Securing Fixed-Income Portfolio with Bond Ladder Strategy

A strategy where proceeds from bonds YTM's are reinvested into similar duration bonds that mature continuously at evenly spaced periods.

Securing Fixed-Income Portfolio with Bond Ladder Strategy

As the era of next to zero interest rates is coming to an end, and growing inflation persists across the world, bonds prices start declining. Today we would like to review a bond strategy that can help investors with their bonds portfolio diversification in these times of market uncertainty.

With rising interest rates looming on the horizon, investors in fixed-income assets seek to adapt their strategies to mitigate interest rates risks of their fixed-income securities portfolios.

Both inflation and rising interest rates can have a drastic impact on investors’ fixed-income portfolios. Typically, bonds that have the longest maturity dates and the lowest coupons are the most vulnerable to interest rate rises. To protect themselves from rising interest rates investors may sell some long-duration bonds and invest the funds into short-duration bonds instead.

Typically, a short duration bond is usually a bond with a maturity period of up to 5 years. Short-term bonds are considered less risky because the principal is redeemed sooner, and it can be reinvested faster.

A bond ladder strategy is one of the most feasible ones in such situations as it involves building a portfolio in which bonds or other fixed-income securities mature continuously at evenly spaced periods. When one set of bonds matures and gets repaid, the funds are rolled over to another set of securities with similar duration and, the same or higher-yielding interest rates.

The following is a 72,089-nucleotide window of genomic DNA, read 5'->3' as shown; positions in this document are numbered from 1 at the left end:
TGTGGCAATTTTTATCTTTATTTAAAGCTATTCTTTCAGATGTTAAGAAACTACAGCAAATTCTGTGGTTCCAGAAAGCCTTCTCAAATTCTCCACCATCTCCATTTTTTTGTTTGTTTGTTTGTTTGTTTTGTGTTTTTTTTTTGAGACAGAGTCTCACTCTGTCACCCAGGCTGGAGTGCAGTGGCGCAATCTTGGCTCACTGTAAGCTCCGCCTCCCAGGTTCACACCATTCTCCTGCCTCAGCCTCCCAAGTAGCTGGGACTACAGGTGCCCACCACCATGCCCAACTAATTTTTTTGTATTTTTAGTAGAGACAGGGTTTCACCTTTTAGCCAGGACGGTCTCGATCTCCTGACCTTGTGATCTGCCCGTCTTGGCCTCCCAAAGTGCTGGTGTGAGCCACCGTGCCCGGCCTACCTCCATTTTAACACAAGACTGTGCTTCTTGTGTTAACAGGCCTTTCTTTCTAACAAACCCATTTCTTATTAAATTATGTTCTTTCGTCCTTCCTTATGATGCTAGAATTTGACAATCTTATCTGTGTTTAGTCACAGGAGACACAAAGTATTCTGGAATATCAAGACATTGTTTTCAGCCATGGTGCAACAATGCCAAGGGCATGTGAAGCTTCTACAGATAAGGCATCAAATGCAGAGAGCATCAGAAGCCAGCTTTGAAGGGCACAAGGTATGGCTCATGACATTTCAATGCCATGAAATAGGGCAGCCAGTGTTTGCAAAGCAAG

For example, let us assume an investor has $20,000 to invest and wants the maturities to be spread within one year over 4 years. The investor then would purchase $5000 worth of fixed income securities each year over 4 years.

Upon the maturity of the 1-year bonds, the investor would reinvest the proceeds into bonds with a 4-year maturity at. Then, upon the maturity of the two-year bonds, they would be rolled over into the next set of bonds with a 4-year maturity. This will keep the investor’s ladder position and this process can be repeated each year until the investor’s portfolio of all 4-year maturity bonds expires and no more reinvestment is made. The attached graphic provides a clear visualization of the described process.

This strategy is deemed to generate higher average yields while lowering interest rate risk as well as liquidity.

Stay tuned with Wolfline Capital and you will learn more insightful and useful things about capital markets and asset management.

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